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A Pot Pourri

Art Sterritt. Photo by David P. Ball.

Art Sterritt. Photo by David P. Ball.

Learning that a substantial donation has been made to UBC for Alzheimers research brought to the attention of the public that former premier Bill Bennett is in an advanced stage of the disease. This is something that friends have known for some time. Wendy and I had dinner with Bill and Audrey just before Bill was diagnosed and after he had driven us to our hotel we each remarked that something was very different. He simply did not seem to be the same Bill Bennett.

Bill was, in my view, a first class premier. He will, as time passes, be rated in the top two or three. He also is a friend of mine. We are about four months apart in age and of course it shakes me a lot to realize where he is now and how lucky I am.

What a bitter irony it is that his old antagonist, Dave Barrett, is in exactly the same position at about the same age. These two men, who for 10 years battled it out in the legislature, now find themselves stricken by the same deadly disease.

Dave does not rate as highly as a premier as does Bennett. You can’t expect to do that if you only were in office for 44 months. He did,however, leave a lasting legacy with the Agricultural Land Reserve and with ICBC.

I was privileged to attend Dave’s 80th birthday when Alzheimers had just started to take its grip. As with Bill, it was sad and more than a bit scary to behold.

I well remember being asked to say a few words. I looked around me at this massive NDP audience and said “it’s awfully kind of everyone here to make me so welcome but I must say everyone has asked the same question –’what the fuck are you doing here?'” This brought, I’m glad to say, some laughs.

In any event, the people of British Columbia are watching two political giants – who, incidentally despised one another – stricken by a disease that has all of us of a certain age terrified.

On another note, my congratulations to Art Sterritt, Executive Director of The Coastal First Nations, who has just received an award from the Stanford university with a prize of $100,000.

Art is one of the new breed of aboriginal leaders who has become a very important player indeed. I’ve had the privilege of watching Art at work for some years and he’s tough, well briefed, and fair.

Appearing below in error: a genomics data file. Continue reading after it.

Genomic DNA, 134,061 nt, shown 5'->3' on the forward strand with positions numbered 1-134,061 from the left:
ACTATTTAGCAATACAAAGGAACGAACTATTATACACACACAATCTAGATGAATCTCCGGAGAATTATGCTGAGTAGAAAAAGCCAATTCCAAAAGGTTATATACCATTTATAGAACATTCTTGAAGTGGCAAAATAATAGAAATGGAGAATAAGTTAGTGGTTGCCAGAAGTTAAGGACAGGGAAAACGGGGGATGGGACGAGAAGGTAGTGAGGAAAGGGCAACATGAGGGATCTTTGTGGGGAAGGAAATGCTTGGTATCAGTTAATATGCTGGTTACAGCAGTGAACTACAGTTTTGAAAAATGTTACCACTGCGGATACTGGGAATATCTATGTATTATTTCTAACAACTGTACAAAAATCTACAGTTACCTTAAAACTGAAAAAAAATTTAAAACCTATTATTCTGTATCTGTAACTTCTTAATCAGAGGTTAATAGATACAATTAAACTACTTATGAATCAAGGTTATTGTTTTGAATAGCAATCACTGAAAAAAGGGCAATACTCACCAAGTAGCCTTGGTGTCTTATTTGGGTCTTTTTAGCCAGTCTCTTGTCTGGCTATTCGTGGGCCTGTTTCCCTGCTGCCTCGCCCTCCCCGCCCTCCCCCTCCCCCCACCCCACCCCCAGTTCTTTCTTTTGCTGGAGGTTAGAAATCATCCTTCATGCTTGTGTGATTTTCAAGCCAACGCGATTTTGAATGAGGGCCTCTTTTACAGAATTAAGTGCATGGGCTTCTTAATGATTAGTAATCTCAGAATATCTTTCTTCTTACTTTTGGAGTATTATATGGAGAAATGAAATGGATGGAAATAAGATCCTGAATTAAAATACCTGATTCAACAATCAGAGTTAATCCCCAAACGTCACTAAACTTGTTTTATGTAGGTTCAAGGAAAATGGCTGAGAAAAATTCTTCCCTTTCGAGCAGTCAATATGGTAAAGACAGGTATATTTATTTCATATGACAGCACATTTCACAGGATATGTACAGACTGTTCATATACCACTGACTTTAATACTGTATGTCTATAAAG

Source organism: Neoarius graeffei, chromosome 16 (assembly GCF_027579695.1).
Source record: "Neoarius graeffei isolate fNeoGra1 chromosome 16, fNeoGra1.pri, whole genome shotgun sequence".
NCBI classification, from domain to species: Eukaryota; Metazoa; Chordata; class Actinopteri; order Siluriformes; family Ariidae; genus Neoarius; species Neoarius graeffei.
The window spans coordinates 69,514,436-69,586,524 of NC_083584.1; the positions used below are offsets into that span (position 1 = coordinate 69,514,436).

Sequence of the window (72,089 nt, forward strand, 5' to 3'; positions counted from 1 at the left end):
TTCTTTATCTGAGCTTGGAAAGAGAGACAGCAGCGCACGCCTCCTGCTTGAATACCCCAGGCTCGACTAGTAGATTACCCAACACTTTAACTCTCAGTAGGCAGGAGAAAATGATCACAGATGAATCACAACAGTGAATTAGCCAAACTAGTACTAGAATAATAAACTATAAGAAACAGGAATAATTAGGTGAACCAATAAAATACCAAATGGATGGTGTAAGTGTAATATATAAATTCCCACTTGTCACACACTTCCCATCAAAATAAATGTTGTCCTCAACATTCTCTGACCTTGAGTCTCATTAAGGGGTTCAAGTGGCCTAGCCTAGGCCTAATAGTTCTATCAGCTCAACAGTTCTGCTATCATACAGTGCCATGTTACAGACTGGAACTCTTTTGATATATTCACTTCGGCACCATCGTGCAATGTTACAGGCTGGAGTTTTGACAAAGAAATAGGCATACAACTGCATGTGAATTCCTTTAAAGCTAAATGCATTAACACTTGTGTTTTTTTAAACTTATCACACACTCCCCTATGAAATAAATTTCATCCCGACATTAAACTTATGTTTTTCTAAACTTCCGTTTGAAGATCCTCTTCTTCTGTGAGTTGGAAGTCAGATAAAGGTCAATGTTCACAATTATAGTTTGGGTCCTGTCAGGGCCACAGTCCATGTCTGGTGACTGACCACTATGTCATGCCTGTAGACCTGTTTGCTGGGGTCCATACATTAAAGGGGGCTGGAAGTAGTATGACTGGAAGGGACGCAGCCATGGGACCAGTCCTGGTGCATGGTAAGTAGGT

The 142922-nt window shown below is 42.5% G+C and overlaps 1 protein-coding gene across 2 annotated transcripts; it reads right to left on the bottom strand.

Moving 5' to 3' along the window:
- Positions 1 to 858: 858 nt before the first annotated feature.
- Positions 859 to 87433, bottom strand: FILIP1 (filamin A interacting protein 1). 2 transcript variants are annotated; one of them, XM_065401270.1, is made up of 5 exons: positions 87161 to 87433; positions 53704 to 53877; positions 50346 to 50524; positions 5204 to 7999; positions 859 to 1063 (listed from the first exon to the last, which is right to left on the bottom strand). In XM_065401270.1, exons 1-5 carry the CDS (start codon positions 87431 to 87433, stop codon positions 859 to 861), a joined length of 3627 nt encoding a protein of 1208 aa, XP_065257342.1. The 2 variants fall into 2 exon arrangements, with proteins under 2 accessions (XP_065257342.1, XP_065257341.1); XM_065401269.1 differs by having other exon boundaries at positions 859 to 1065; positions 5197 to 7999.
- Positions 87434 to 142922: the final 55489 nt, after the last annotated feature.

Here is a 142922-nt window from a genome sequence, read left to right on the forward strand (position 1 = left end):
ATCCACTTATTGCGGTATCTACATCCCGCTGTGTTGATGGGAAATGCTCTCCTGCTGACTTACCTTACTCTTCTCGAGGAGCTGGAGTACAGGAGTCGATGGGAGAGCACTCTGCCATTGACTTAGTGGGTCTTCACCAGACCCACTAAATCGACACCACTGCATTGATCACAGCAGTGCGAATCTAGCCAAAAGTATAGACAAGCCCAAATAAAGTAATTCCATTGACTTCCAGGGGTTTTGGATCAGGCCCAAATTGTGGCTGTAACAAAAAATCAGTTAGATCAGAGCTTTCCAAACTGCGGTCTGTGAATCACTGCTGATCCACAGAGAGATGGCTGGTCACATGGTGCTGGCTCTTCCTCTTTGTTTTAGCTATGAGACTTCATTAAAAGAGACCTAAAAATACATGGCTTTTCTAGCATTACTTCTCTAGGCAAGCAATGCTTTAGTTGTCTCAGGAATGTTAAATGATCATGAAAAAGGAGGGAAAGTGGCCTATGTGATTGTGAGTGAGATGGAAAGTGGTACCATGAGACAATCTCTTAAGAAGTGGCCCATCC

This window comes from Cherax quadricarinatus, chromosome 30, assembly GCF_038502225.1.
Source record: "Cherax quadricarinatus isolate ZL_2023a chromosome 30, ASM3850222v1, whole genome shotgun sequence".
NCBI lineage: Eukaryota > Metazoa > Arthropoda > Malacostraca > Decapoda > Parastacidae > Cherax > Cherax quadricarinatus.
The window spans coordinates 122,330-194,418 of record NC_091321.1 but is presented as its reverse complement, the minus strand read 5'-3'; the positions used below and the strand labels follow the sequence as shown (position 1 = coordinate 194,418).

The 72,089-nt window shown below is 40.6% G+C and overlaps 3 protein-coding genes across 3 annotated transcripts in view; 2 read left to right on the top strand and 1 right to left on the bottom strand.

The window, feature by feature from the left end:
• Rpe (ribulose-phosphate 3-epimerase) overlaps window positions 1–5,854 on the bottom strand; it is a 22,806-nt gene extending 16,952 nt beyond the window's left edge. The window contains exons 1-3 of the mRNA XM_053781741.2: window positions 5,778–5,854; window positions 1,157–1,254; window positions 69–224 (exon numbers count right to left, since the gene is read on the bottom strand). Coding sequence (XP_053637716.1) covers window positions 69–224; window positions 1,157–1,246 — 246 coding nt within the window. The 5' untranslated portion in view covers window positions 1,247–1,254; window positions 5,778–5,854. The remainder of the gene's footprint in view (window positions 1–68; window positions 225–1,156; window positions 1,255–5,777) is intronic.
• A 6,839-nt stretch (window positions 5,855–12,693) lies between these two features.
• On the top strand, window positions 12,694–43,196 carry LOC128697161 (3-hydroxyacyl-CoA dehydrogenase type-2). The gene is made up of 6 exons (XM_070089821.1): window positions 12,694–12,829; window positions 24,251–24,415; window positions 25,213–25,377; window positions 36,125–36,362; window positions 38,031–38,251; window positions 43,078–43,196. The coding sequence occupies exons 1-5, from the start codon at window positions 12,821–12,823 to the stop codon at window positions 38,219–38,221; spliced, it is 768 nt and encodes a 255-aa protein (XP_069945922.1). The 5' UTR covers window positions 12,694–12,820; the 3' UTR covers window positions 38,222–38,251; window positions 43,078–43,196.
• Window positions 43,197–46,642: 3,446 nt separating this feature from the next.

He is a very deserving winner.

Finally I commend to your reading the latest few issues of Common Sense Canadian (http://commonsensecanadian.ca/)and the articles about LNG. I think you will find them very illuminating and they point out that the provincial government and especially the premier are completely at sea when dealing with the smart operators that run the huge energy companies involved.

In the news today we see that the government is still fiddling around with what percentage tax they will levy on the companies. Notwithstanding that, the premier and her minister have been negotiating with companies without any idea of what the legislature will grant them by way of a tax figure. It almost appears – hell, it does appear that the companies are driving the agenda and that what they demand, this government will give them.

This entire subject of LNG has been subject to huge political hype and the results of government efforts are, thus far, nil. Not one deal has been signed. There is no way in the world the so-called “Prosperity Fund” will have any money of significance in it by 2017 and you can forget the promise of an LNG plant in place next year.

What remains of considerable interest, of course, is how the premier is going to deal with this as she gets closer and closer to the next election.

2 Responses to “A Pot Pourri”

  1. Gavin Bamber says:

    LNG = Life’s Not Good (for Clark)

  2. Ingo Oevermann says:

    Dear Rafe:
    Thank you for your kind comments about Premiers Bennett and
    Barrett. There is a fine man on the Island, Dr. Thierry Vrain,
    who is publicly opposing the proliferation of GMOs and glyphosate;
    you can find his comments on TED talks. Also, Guy Dauncey (The
    Practical Utopian) wrote a recent article ‘Toxic Teachers, Toxic
    Government, or Toxic Chemicals’, which may speak to the issues.
    I don’t believe we yet know whether Alzheimers is a new fact of life
    or if it’s been with us for many years and included with dementia,
    but it is conceivable that there may be a causative environmental
    link between the significant increases in autism, and Alzheimers.
    I’ve had local friends and acquaintances involved with each, and
    I empathize with the challenges for them and their families.
    Thanks for all that you do. Ingo Oevermann, Smithers, B.C.

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